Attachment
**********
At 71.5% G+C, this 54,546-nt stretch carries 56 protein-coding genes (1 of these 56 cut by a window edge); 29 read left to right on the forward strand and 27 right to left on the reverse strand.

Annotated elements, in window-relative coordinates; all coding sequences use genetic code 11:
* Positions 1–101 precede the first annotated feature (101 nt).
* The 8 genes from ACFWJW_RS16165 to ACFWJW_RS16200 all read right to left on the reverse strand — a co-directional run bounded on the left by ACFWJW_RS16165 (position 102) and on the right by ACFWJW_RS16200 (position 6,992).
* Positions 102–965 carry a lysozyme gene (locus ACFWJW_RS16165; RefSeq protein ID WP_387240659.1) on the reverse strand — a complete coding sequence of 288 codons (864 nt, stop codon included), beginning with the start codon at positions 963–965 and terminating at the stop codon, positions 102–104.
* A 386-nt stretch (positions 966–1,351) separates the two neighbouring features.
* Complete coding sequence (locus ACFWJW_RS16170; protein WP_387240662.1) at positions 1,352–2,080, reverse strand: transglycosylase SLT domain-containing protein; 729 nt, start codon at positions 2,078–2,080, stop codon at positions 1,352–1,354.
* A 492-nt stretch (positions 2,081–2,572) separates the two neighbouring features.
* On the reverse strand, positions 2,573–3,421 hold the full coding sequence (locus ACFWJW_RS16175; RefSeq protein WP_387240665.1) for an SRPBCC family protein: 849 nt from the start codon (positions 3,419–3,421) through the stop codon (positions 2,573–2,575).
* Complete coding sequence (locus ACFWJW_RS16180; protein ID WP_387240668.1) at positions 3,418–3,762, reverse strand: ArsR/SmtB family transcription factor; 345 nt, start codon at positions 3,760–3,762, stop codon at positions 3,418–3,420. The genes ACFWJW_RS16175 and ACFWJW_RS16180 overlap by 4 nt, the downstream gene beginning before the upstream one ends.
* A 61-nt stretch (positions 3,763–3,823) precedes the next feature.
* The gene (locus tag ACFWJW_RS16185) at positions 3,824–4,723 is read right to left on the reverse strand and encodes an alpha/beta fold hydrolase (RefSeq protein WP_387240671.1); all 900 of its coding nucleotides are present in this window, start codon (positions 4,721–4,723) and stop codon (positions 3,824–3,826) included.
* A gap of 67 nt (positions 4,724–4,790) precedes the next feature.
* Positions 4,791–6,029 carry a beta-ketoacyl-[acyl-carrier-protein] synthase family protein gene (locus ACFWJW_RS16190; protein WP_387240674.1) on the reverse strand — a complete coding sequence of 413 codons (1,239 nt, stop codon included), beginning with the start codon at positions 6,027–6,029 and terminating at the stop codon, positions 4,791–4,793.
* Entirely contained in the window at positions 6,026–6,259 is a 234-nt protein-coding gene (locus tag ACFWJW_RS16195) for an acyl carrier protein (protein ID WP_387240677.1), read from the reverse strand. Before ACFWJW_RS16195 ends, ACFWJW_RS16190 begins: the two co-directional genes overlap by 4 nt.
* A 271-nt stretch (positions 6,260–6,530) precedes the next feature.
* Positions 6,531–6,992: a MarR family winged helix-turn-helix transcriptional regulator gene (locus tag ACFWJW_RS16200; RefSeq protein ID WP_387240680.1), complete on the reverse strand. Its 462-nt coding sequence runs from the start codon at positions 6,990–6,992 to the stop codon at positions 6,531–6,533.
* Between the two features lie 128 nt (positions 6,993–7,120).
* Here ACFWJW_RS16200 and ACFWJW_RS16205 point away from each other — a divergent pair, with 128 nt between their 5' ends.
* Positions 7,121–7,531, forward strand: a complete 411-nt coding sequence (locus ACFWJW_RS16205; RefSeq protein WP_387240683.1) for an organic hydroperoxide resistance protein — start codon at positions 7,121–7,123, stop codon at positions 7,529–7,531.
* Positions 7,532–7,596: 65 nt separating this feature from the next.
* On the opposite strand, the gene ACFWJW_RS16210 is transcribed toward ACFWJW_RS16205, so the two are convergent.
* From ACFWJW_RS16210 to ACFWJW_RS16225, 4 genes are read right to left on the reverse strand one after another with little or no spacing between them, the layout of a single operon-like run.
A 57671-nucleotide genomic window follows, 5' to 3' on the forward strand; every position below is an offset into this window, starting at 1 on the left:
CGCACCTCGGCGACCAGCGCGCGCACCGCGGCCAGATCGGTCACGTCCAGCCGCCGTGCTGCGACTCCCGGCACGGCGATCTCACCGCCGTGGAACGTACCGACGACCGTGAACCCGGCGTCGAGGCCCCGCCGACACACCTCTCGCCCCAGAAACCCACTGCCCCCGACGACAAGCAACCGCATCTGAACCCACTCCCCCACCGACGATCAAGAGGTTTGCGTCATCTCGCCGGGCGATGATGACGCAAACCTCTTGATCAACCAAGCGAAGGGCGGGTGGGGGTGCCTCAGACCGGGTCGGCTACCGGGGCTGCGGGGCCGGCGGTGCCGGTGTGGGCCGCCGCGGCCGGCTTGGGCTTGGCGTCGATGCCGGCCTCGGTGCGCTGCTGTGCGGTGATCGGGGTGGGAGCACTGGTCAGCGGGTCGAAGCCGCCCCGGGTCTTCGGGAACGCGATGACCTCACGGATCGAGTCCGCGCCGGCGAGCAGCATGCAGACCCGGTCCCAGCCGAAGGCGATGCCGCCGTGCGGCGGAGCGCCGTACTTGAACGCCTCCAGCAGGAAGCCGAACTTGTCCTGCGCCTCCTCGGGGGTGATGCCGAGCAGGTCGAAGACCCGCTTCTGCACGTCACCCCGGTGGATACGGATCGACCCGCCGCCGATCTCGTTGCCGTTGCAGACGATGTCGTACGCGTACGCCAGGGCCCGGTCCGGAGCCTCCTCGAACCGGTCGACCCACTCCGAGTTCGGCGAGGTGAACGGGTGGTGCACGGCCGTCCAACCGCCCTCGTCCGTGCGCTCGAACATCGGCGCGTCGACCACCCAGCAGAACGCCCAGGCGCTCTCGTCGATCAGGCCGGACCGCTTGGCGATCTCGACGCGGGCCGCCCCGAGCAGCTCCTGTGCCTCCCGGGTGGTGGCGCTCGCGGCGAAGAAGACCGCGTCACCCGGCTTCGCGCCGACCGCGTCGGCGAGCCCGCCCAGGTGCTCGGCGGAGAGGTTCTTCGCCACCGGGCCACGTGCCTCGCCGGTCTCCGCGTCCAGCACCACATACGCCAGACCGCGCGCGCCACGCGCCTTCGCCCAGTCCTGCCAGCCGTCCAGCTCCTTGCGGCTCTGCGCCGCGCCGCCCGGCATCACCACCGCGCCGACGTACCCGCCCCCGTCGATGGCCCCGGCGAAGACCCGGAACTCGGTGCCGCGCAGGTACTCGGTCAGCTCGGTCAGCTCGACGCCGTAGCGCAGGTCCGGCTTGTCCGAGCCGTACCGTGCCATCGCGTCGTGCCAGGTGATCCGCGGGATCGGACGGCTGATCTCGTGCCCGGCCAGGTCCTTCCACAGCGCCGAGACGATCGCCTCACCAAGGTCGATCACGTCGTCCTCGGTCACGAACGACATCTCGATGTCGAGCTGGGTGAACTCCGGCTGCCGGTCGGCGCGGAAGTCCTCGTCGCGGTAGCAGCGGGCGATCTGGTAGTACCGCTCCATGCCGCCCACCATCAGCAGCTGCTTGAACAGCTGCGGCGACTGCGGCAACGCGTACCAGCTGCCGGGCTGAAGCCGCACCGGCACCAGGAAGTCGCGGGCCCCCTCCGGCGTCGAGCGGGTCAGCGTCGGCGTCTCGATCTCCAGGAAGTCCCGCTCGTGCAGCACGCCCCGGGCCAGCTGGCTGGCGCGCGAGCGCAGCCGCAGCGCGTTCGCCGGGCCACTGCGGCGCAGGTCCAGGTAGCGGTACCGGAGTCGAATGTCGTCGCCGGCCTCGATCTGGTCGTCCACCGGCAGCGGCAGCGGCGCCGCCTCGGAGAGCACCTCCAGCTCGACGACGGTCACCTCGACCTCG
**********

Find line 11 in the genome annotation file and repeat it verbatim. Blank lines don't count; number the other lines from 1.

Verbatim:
* A 61-nt stretch (positions 3,763–3,823) precedes the next feature.